I welcomed the reduced driver spin delivered by the Diablo. It helped me preserve ball speed and generate a consistently powerful launch. It also contributed to my additional roll after landing, which totaled 12 yards with the driver.

Highly Compressible

My moderate swing speed appreciated the compressibility of the Callaway Diablo, leading to superb long and mid-game launch and distance. The ball rebounds smoothly off the face on high-impact shots, leading to accelerated ball speed, low spin, optimal launch, carry, and total length.

Shot Stopping Power

Despite the lack of iron and wedge spin, I thought the Diablo produced acceptable shot-stopping power. This was mainly thanks to the increased lift from the aerodynamics, which created a sharper descent angle, causing the ball to sit quicker than other distance balls.

I seldom saw the ball rolling beyond 2 yards on approach, which still kept me in the vicinity of the cup.

Moderately Affordable

Although marginally more expensive than other Callaway 2-piece golf balls, I still find the Diablo an affordable option. Especially for mid-handicappers like myself, who want that extra bit of long game distance without playing a rock-hard ball like the Warbird.

What I Dislike About The Callaway Diablo

Minimal Greenside Spin

Naturally, I’d love to have produced a higher spin rate around the green, but that’s the nature of the distance golf balls. They’re easy to launch and generate consistent distance. On the downside, you sacrifice spin and control around the green.

No Alternative Colors

The lack of alternative colors doesn’t impact me directly, but it’s less than suitable for golfers with visual impairments. If you’re looking for a colorful golf ball that’s easier to trace in the air, I suggest the Callaway Supersoft range.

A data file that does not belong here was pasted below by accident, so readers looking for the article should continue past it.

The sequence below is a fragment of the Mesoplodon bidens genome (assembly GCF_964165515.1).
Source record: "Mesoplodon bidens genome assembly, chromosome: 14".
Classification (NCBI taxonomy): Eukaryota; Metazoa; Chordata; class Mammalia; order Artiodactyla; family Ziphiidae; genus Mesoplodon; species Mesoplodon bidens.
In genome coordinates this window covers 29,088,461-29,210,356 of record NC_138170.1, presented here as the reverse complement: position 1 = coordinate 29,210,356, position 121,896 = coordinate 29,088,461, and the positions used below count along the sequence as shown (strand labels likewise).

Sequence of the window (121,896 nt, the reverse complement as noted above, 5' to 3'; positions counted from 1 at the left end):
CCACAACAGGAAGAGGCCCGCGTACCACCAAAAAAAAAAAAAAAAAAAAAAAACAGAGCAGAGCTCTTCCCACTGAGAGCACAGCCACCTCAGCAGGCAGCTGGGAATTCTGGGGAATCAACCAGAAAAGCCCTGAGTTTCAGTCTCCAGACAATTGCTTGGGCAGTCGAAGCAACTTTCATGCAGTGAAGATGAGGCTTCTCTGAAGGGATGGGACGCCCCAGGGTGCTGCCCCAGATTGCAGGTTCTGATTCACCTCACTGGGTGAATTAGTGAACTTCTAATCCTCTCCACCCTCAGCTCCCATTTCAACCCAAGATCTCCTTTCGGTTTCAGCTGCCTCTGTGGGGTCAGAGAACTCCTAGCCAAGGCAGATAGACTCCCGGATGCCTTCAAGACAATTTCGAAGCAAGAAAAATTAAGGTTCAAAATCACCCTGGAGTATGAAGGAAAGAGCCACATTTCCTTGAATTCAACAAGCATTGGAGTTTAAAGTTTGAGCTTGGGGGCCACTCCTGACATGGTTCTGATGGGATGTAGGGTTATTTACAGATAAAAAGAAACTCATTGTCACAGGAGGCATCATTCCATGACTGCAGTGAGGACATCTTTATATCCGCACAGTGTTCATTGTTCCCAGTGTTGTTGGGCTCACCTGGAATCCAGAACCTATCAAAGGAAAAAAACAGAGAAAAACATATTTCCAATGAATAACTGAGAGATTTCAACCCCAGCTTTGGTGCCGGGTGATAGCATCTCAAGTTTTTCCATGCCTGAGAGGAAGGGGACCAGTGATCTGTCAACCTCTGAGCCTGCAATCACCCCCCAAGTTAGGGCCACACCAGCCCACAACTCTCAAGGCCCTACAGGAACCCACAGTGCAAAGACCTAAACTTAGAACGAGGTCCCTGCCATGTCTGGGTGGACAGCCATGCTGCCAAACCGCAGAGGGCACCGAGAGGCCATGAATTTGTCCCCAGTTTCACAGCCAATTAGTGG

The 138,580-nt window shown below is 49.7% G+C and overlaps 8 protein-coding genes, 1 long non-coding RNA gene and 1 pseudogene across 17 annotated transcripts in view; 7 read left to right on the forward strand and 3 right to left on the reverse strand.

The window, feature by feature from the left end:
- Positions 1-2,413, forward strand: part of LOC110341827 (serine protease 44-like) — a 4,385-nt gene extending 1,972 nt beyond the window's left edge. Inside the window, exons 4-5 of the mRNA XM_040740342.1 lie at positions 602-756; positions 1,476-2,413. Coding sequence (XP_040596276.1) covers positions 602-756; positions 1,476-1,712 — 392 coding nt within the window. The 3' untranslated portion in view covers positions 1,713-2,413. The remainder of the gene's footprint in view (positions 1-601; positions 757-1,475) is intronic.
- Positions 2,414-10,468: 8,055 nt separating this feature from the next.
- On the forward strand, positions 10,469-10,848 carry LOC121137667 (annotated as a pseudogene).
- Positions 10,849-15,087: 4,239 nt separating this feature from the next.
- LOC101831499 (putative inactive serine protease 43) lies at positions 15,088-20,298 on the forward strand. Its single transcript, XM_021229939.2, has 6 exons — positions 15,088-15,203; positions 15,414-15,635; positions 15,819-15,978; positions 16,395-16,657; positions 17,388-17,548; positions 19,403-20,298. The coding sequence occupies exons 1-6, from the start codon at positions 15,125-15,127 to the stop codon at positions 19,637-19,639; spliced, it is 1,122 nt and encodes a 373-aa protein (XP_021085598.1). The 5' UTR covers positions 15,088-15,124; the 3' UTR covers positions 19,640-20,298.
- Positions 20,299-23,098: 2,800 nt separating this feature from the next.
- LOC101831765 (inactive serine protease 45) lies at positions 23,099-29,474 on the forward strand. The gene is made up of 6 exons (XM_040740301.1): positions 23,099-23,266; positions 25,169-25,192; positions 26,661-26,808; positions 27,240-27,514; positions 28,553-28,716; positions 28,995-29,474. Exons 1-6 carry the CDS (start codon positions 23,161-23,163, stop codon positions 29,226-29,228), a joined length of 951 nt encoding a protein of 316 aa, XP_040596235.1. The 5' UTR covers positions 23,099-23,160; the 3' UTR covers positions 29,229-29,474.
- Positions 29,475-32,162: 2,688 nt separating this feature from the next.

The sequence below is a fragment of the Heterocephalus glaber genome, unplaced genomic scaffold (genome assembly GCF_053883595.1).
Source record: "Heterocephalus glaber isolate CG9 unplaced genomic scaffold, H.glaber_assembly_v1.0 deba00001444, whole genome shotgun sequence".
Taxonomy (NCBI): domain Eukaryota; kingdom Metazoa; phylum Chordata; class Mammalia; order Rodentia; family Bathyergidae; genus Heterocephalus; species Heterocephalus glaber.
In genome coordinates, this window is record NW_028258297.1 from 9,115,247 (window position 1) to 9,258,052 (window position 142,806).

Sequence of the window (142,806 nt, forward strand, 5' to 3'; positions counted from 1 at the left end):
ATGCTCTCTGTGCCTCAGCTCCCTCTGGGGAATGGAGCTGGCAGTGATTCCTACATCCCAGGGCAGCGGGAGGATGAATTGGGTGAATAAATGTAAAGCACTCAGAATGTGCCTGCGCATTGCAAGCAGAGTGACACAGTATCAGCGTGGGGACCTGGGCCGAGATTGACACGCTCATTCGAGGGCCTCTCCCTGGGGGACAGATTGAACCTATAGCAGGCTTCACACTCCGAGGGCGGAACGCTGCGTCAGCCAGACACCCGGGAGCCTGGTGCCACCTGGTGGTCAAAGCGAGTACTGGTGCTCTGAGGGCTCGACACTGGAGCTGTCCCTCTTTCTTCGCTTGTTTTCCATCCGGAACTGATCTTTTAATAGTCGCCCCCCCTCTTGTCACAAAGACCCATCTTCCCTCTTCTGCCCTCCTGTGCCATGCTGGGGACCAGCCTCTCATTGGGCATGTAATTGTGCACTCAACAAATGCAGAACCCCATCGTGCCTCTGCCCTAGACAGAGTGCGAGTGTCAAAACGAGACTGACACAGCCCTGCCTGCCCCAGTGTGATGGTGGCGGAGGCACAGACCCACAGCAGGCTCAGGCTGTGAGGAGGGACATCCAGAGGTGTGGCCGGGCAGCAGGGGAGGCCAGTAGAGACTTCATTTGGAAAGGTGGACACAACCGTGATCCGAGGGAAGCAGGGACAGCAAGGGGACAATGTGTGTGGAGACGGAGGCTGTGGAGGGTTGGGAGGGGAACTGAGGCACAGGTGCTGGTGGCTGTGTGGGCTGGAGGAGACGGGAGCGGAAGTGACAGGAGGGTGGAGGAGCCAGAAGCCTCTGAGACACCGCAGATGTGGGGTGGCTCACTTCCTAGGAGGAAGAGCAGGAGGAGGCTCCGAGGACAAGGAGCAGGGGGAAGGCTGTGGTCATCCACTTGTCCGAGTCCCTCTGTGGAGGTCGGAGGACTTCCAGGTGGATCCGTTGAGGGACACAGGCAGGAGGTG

Conversely, if you’re content with a standard white cover golf ball and demand increased long-game distance, think about the Callaway Diablo.


Overall Rating and Thoughts

My Callaway Diablo golf balls review revealed an easily compressible, low-spinning, and high-launching golf ball for moderate swing speeds. It’s not the cheapest distance ball on the market, but it delivered impressive yardage off the tee, and consistent flight make up for it.

I didn’t produce much approach or short game spin, but the Soft Blend Ionomer cover helped the ball bite faster than other 2-piece designs. In my experience, the Callaway Diablo golf balls work for moderate swing speed mid-handicappers. They boost distance and provide a softer feel than other entry-level products.

Overall Score: 8.6/10


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Matt Stevens

Matt Callcott-Stevens started playing golf at the age of 4 when Rory Sabattini's father put a 7-iron and putter in his hand. He has experienced all the highs and lows the game can throw at you and has now settled down as a professional golf writer. He holds a Postgraduate in Sports Marketing and has played golf for 28 years. Current Handicap: 8